Metro Manila and four of its surrounding provinces will have to bear with another extension of the lockdown which began late last month.
This, after University of the Philippines think tank OCTA Research’s recommendation for an extension was partially accepted by President Rodrigo Duterte on April 11.
OCTA Research said at the end of last week that at least one more week was needed to guarantee that the surge in coronavirus cases would be stopped, or at least slowed down substantially.
The Duterte administration only agreed to a modified enhanced community quarantine, or MECQ, which is not as strict as the enhanced community quarantine (ECQ) that went in effect last month.
For one, the 6pm to 5am curfew has been adjusted to 8pm to 5am effective April 12. Also, more public utility vehicles will be allowed on the streets of the metropolis.
All of Metro Manila plus the provinces of Bulacan, Cavite, Laguna, and Rizal would have to complete more than three full weeks of the ECQ as the extension will last until the end of April.
Considered as the harshest possible lockdown, the ECQ has resulted in countless businesses grinding to a halt thereby crippling the economy further.
Due to “socio-economic reasons,” OCTA said a one- to two-week MECQ could “sustain the gains” made over the past two weeks.
According to professor Ranjit Rye, who usually serves as spokesman for OCTA Research, the coronavirus situation in Metro Manila and the four adjoining provinces – collectively known as NCR Plus – was “not yet ideal for opening up.”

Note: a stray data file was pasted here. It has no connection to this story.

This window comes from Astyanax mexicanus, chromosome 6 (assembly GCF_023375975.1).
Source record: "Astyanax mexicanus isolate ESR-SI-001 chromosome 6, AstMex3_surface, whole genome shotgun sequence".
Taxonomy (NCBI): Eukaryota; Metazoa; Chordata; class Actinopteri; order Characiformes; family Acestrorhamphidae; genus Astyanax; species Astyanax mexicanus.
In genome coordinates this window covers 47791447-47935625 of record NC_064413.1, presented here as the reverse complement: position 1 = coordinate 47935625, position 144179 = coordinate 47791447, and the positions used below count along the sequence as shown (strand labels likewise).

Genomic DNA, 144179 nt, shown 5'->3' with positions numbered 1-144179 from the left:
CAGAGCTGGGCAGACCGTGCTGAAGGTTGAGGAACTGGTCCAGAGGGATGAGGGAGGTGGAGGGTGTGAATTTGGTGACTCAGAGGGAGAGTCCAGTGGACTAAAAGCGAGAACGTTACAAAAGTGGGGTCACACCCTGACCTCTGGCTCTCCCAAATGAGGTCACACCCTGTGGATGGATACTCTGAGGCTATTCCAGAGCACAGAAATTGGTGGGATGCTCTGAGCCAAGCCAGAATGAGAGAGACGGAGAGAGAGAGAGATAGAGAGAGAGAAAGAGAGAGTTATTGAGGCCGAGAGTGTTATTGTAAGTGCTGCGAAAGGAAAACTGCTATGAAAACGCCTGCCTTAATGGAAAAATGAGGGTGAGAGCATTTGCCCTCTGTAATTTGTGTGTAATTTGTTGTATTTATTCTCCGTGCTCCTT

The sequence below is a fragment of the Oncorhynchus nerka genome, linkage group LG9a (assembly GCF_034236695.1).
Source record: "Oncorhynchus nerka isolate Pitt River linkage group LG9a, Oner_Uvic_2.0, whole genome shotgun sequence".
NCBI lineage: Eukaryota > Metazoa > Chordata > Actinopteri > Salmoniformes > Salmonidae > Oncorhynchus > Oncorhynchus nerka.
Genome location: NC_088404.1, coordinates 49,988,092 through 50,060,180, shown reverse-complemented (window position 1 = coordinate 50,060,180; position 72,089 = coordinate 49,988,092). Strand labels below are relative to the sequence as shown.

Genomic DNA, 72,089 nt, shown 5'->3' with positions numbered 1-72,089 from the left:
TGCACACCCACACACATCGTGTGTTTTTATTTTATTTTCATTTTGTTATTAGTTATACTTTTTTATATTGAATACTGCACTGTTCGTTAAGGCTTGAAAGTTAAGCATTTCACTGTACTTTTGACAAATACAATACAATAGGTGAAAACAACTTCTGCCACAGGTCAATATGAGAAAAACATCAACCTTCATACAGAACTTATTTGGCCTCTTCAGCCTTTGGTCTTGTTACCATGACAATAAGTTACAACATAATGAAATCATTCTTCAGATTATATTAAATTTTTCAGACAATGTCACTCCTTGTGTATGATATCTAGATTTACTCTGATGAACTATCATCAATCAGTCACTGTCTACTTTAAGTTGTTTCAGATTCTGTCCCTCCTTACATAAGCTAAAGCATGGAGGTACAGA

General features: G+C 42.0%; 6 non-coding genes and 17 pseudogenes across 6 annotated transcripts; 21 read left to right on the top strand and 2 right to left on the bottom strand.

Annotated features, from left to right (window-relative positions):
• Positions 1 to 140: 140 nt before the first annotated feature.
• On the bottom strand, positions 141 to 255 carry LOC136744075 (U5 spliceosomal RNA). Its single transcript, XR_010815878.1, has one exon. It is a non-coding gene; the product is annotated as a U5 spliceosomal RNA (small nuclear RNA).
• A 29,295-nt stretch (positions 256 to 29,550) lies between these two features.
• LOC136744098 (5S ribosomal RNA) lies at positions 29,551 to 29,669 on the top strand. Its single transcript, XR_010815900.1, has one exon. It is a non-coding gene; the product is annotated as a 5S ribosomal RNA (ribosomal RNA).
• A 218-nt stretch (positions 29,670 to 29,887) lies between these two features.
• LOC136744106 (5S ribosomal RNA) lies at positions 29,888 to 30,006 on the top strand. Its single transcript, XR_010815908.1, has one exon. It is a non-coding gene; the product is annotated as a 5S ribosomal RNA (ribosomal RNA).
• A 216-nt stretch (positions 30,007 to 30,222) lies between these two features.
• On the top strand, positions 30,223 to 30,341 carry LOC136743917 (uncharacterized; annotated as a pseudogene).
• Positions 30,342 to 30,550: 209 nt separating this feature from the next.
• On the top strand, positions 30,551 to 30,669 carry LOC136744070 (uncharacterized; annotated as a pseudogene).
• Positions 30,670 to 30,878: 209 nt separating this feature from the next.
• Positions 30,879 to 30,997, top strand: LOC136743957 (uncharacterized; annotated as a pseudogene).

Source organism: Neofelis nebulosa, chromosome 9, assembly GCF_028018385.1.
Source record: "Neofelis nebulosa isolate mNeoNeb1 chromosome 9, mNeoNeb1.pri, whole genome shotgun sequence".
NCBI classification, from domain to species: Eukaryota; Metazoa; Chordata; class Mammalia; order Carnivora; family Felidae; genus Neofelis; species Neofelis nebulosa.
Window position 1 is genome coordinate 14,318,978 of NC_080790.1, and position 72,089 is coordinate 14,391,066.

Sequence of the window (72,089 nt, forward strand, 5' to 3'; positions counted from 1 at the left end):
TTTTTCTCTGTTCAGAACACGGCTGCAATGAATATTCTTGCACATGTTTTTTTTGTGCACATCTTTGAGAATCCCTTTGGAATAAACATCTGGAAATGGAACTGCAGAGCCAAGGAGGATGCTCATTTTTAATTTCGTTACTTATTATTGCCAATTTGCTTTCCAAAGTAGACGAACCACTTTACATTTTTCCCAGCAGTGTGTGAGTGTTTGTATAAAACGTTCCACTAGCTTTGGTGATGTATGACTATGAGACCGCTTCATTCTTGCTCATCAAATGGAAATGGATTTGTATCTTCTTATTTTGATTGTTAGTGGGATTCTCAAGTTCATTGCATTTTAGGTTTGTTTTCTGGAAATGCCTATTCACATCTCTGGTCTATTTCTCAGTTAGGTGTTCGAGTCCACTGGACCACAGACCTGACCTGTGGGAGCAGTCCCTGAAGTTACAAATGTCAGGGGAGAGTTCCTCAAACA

He said the reproduction number of COVID-19 remains above one, which means that each coronavirus case can still infect more than one person, and the average number of new cases per day remains “very high.”
Moreover, Rye said, “a continuing concern is that hospital capacity in the region and the bubble remain at critical capacity.”
He added that more time is needed to slow down the surge.
“We cannot open prematurely as this could accelerate the surge,” he said.
President Rodrigo Duterte is expected to act on the OCTA Research recommendation when he meets with his Cabinet this week. As of press time, Malacañang had not yet decided what course of action to take.
OCTA Research has been on target thus far where projections of the spread of COVID-19 are concerned.
In early March, the think tank of the state university had projected that the 1,500 to 2,000 new cases per day at the start of the month would balloon to 10,000 to 12,000 a day by end-March to the first week of April.
Dr. Tony Leachon, a former adviser to the government’s pandemic response team until he was asked to leave after several clashes with its members, said the “porous borders” of NCR Plus rendered any extension an exercise in futility.
Residents traveling in and out of the locked down area were barely being checked, he said.
Said Leachon, “Our borders are porous. Treating a province as another country should be our mindset.”
The suggestion was easier said than done, according to League of Provinces of the Philippines president Presbitero Velasco, Jr.
Also the governor of Marinduque province, Velasco said “it’s really difficult to monitor and check each and every one of them.
He cited such provinces as Batangas and Isabela, “which have many points of ingress and egress.”
The Philippines appeared to be taking control of the spread of the pandemic in February, until several variants of COVID-19 appeared. As a result, the average number of daily cases tripled from February to March.
The all-time high for one day of new infections was reached on April 2, when 15,310 cases were reported.
Leachon said he believes local government units are not doing enough to test inbound travelers. As such, he does not expect the number of new cases to drop dramatically anytime soon.
Of the national government, he said, “I don’t think there’s a contingency plan.”